UNIDENTIFIED FEMALE: How much do you think it is worth?

TRUMP: We haven't gotten there yet. First, we have to find out whether or not they have any interest. Look, they're losing almost $700 million carrying it. That's a lot of money for Denmark. They're losing a tremendous amount of money, so we'll see what happens.

UNIDENTIFIED MALE: (Inaudible)

TRUMP: Well, Fox has always given me -- I'll tell you. Fox is a lot different than it used to be. I can tell you that. Juan Williams, then they have the wonderful woman that gave Hillary Clinton the questions. That was a terrible thing. And all of a sudden, she's working for Fox. What's she doing working for Fox? Fox has changed.

And my worst polls have always been from Fox. There's something going on at Fox. I will tell you right now. And I am not happy with it.

UNIDENTIFIED FEMALE: (Inaudible)

TRUMP: I don't know what's happening with Fox. But when they have like a Juan Williams, who has never said a positive thing, and yet when I show up at the Fox building, he's out there, oh, sir, can I have a picture with you? Can I have a picture? And he was 100 percent nice. I mean, you've never asked me for a picture.

UNIDENTIFIED FEMALE: (Inaudible)

TRUMP: No, no. They have to run it the way they want to run it. But Fox is different. There's no question about it. And I think they are making a big mistake, because Fox was treated very badly by the Democrats, very, very badly, having to do with the debates and other things. And I think Fox is making a big mistake because, you know, I am the one that calls the shots on that -- on the really big debates.

I guess we're probably planning on three of them. And I -- well, I am very -- I am not happy with Fox. I am certainly happy, I think Sean Hannity and Lou Dobbs and I think Tucker Carlson and Laura and Jesse Watters and Jeanine. We have a lot of great people, even Greg Gutfeld. He wasn't good to me two years ago. Now, he sees all I've done. He says would you rather have a great president or a nice guy. I don't know.

[16:55:00] I think I am a nice guy. But nobody has done in 2 1/2 years what I have done. And I say that a lot. And very few people can challenge it. The first 2 1/2 years, nobody's done what I have done in terms of tax cuts, regulation cuts, the military, the vets, the choice, so many different things. Nobody has done that. Yeah?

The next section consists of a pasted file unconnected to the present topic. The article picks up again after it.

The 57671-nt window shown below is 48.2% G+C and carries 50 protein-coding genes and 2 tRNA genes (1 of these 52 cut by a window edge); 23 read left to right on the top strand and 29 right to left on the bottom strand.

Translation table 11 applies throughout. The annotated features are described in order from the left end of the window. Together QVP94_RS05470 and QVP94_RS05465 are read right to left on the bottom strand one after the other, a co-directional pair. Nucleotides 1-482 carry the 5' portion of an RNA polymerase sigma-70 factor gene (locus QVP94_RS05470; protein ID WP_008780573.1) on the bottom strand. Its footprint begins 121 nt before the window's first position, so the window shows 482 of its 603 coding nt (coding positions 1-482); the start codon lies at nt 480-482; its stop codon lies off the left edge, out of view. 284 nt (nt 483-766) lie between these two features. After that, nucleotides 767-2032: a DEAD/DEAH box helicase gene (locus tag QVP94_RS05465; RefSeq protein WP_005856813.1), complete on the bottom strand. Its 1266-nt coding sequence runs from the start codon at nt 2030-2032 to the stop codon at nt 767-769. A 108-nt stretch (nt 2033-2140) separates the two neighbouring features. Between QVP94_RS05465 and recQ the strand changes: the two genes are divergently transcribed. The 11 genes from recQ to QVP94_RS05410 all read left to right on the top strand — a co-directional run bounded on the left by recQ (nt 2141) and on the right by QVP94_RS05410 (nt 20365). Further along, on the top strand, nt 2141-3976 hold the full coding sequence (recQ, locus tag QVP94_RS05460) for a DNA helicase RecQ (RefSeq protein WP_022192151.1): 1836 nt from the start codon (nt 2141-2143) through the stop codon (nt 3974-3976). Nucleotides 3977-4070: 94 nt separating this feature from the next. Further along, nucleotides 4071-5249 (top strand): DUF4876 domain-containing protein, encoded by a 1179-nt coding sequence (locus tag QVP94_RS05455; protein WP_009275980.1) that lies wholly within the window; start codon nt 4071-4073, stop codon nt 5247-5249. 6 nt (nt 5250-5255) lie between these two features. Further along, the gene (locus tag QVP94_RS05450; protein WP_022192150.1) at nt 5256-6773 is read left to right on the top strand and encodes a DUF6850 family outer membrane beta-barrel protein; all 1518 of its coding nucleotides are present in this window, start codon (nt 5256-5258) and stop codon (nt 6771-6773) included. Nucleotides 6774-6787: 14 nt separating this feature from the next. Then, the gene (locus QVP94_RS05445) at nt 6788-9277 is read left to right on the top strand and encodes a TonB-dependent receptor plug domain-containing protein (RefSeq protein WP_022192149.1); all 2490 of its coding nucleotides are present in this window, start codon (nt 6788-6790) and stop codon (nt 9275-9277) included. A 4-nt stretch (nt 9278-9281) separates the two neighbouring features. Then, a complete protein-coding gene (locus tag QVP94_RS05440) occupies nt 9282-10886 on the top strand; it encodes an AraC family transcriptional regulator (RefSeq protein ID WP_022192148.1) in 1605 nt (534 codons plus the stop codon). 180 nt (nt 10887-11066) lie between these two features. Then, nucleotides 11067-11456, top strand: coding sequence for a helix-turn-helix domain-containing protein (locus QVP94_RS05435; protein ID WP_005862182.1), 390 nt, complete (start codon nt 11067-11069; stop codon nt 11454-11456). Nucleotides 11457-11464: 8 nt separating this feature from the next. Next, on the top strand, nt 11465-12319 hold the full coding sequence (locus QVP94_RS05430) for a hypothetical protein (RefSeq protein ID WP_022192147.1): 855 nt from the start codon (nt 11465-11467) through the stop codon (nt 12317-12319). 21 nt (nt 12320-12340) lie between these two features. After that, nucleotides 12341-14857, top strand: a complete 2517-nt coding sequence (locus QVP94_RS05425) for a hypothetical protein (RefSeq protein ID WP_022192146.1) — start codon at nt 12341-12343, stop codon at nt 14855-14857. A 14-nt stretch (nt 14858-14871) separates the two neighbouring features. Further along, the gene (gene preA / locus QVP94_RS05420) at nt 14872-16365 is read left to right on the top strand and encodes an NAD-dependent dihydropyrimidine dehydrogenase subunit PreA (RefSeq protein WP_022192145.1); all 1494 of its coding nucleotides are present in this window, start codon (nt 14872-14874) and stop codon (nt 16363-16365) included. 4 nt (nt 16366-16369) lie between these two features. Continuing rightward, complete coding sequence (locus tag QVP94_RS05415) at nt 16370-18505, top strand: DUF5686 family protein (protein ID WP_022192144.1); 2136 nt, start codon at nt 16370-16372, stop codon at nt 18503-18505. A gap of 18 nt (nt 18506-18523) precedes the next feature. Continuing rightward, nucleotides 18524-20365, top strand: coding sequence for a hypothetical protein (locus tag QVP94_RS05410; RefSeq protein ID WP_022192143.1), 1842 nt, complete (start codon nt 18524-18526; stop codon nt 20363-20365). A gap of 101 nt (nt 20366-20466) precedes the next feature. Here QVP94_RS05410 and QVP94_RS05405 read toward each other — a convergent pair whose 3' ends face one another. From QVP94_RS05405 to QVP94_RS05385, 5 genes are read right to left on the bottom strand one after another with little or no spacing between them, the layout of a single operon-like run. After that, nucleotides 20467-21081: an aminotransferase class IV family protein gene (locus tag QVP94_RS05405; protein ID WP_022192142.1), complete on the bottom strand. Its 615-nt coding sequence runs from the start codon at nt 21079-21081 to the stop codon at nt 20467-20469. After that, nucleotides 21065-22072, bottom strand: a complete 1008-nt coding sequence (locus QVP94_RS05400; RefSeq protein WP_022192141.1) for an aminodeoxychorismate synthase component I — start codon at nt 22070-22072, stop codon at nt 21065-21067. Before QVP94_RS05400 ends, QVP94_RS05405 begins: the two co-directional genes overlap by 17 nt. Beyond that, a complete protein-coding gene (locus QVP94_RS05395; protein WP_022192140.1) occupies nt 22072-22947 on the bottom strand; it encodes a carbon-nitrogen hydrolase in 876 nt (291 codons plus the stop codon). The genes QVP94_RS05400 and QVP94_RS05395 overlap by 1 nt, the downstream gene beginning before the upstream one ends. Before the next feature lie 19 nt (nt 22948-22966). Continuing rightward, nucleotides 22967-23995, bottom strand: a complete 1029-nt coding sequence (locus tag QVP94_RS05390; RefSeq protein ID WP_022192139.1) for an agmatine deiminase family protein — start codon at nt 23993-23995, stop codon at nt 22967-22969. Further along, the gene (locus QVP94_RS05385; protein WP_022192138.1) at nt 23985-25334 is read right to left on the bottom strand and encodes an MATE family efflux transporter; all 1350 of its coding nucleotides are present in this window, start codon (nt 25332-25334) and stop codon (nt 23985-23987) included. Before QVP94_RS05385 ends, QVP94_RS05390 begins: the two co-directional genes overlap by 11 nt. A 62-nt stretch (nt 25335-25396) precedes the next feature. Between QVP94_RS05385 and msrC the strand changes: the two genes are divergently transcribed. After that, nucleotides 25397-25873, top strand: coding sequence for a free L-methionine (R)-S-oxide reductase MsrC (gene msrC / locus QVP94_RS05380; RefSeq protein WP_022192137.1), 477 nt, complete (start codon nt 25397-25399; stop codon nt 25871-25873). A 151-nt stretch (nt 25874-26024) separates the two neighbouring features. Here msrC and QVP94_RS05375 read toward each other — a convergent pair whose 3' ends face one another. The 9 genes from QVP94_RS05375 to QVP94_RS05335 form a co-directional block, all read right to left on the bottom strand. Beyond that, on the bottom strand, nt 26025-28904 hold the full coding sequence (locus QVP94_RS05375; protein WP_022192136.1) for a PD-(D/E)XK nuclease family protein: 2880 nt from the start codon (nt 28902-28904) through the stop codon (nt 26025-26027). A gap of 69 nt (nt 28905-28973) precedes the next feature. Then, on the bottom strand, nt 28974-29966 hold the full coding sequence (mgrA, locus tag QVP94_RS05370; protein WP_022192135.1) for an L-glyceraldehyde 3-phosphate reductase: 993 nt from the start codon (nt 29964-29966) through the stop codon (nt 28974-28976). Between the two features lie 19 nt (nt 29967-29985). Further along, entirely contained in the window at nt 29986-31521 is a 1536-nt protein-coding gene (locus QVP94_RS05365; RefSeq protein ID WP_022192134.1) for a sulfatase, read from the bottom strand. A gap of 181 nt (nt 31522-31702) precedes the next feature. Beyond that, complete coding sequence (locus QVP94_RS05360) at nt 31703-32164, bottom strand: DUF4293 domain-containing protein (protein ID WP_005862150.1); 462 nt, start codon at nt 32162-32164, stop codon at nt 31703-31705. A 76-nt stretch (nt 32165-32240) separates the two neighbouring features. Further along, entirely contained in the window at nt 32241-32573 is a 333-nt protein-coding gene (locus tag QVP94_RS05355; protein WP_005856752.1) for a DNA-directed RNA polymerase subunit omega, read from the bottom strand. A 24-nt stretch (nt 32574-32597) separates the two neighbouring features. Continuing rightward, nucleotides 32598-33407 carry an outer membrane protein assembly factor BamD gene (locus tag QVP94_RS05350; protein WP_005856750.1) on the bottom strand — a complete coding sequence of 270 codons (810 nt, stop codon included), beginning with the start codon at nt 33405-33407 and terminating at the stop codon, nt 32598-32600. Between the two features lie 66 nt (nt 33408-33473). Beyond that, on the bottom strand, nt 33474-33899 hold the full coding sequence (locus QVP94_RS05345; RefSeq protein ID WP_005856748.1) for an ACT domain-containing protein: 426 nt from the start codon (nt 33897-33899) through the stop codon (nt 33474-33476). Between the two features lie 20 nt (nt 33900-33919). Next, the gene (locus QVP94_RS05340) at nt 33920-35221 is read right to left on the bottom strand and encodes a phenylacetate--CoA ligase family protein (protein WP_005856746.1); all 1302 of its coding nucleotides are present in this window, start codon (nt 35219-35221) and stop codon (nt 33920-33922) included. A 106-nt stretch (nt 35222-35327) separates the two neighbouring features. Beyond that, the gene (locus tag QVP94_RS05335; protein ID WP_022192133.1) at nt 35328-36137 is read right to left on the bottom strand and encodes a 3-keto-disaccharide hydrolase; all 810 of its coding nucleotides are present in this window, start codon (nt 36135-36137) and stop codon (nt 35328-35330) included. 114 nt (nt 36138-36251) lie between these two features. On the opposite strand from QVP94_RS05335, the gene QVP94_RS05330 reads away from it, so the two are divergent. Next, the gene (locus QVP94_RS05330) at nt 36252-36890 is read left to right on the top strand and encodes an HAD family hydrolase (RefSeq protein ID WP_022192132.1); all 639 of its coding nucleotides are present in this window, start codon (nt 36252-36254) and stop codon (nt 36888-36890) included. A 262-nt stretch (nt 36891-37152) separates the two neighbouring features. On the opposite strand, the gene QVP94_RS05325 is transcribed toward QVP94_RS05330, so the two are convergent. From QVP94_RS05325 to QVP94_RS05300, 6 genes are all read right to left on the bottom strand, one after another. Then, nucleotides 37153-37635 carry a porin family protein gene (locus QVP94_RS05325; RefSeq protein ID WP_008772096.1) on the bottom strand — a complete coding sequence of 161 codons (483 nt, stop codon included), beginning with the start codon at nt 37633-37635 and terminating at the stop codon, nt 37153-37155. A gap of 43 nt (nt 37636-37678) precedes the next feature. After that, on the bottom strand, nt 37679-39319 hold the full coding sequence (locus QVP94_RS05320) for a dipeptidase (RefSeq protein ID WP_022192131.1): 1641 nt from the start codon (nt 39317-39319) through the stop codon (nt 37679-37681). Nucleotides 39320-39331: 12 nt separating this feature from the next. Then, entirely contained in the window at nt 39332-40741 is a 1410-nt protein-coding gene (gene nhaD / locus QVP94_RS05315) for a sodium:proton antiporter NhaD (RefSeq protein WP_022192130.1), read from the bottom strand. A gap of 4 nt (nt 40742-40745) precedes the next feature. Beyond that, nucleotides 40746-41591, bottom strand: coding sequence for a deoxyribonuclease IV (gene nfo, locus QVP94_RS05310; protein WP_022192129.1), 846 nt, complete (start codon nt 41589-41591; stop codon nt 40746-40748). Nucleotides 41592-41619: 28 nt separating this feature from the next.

UNIDENTIFIED MALE: Can you clarify what you meant what you meant when you said that you don't want to (Inaudible) -- are now not going to extend (Inaudible).

TRUMP: Well, I am talking to my people, but ultimately we don't want to do business with Huawei for national security reasons.

UNIDENTIFIED MALE: (Inaudible)

TRUMP: We'll see what happens. I am making a decision tomorrow. It could be temporary, could be -- maybe not. But we're going to make a decision tomorrow.

UNIDENTIFIED MALE: (Inaudible)

TRUMP: I don't believe it. I don't believe it. Every place I go, we have lines outside. Then we have even phony stuff with that. You guys were in New Hampshire. Maggie was there. You saw that room was packed. And they had -- Maggie, there were thousands of people outside. And then I see some phony website, some wise guys put up, that place was packed.

And the New York Times actually saw that. And actually, there was a massive flag behind, and even the seats behind the flag where you had no view.

UNIDENTIFIED MALE: (Inaudible)

TRUMP: Because those people came down to be on the floor.

UNIDENTIFIED FEMALE: Who showed you the picture?

TRUMP: All of the people, any empty seat you had the people come down to be on the floor because they were so far away, plus you had a big flag. Look, we had -- I think they said we had 17,000 people outside that couldn't get in. The fire marshals closed it at a certain level. The arena announced -- I don't know the people at the arena that I broke Elton John's record.